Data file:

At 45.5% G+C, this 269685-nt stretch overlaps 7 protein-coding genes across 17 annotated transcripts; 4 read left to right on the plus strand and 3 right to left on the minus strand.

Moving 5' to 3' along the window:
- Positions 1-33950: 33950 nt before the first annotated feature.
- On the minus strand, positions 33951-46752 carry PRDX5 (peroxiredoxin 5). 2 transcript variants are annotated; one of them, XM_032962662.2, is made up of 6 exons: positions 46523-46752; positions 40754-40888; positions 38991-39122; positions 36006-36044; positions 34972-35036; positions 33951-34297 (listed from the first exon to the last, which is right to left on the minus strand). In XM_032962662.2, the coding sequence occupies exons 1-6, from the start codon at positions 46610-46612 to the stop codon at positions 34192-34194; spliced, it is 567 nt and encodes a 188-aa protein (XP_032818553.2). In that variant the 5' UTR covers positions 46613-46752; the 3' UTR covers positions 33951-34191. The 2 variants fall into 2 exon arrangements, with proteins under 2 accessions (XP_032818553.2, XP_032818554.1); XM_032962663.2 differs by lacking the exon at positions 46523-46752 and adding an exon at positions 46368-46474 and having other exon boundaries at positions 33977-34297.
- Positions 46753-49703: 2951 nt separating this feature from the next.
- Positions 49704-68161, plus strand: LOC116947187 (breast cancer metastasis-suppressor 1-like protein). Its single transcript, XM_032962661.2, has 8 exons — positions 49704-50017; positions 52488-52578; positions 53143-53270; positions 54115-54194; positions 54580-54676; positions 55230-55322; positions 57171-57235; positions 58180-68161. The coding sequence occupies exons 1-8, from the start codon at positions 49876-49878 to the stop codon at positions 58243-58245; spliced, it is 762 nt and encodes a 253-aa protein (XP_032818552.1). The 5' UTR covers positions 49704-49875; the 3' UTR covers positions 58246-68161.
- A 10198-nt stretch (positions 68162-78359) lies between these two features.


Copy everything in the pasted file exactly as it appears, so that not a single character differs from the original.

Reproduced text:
At 45.5% G+C, this 269685-nt stretch overlaps 7 protein-coding genes across 17 annotated transcripts; 4 read left to right on the plus strand and 3 right to left on the minus strand.

Moving 5' to 3' along the window:
- Positions 1-33950: 33950 nt before the first annotated feature.
- On the minus strand, positions 33951-46752 carry PRDX5 (peroxiredoxin 5). 2 transcript variants are annotated; one of them, XM_032962662.2, is made up of 6 exons: positions 46523-46752; positions 40754-40888; positions 38991-39122; positions 36006-36044; positions 34972-35036; positions 33951-34297 (listed from the first exon to the last, which is right to left on the minus strand). In XM_032962662.2, the coding sequence occupies exons 1-6, from the start codon at positions 46610-46612 to the stop codon at positions 34192-34194; spliced, it is 567 nt and encodes a 188-aa protein (XP_032818553.2). In that variant the 5' UTR covers positions 46613-46752; the 3' UTR covers positions 33951-34191. The 2 variants fall into 2 exon arrangements, with proteins under 2 accessions (XP_032818553.2, XP_032818554.1); XM_032962663.2 differs by lacking the exon at positions 46523-46752 and adding an exon at positions 46368-46474 and having other exon boundaries at positions 33977-34297.
- Positions 46753-49703: 2951 nt separating this feature from the next.
- Positions 49704-68161, plus strand: LOC116947187 (breast cancer metastasis-suppressor 1-like protein). Its single transcript, XM_032962661.2, has 8 exons — positions 49704-50017; positions 52488-52578; positions 53143-53270; positions 54115-54194; positions 54580-54676; positions 55230-55322; positions 57171-57235; positions 58180-68161. The coding sequence occupies exons 1-8, from the start codon at positions 49876-49878 to the stop codon at positions 58243-58245; spliced, it is 762 nt and encodes a 253-aa protein (XP_032818552.1). The 5' UTR covers positions 49704-49875; the 3' UTR covers positions 58246-68161.
- A 10198-nt stretch (positions 68162-78359) lies between these two features.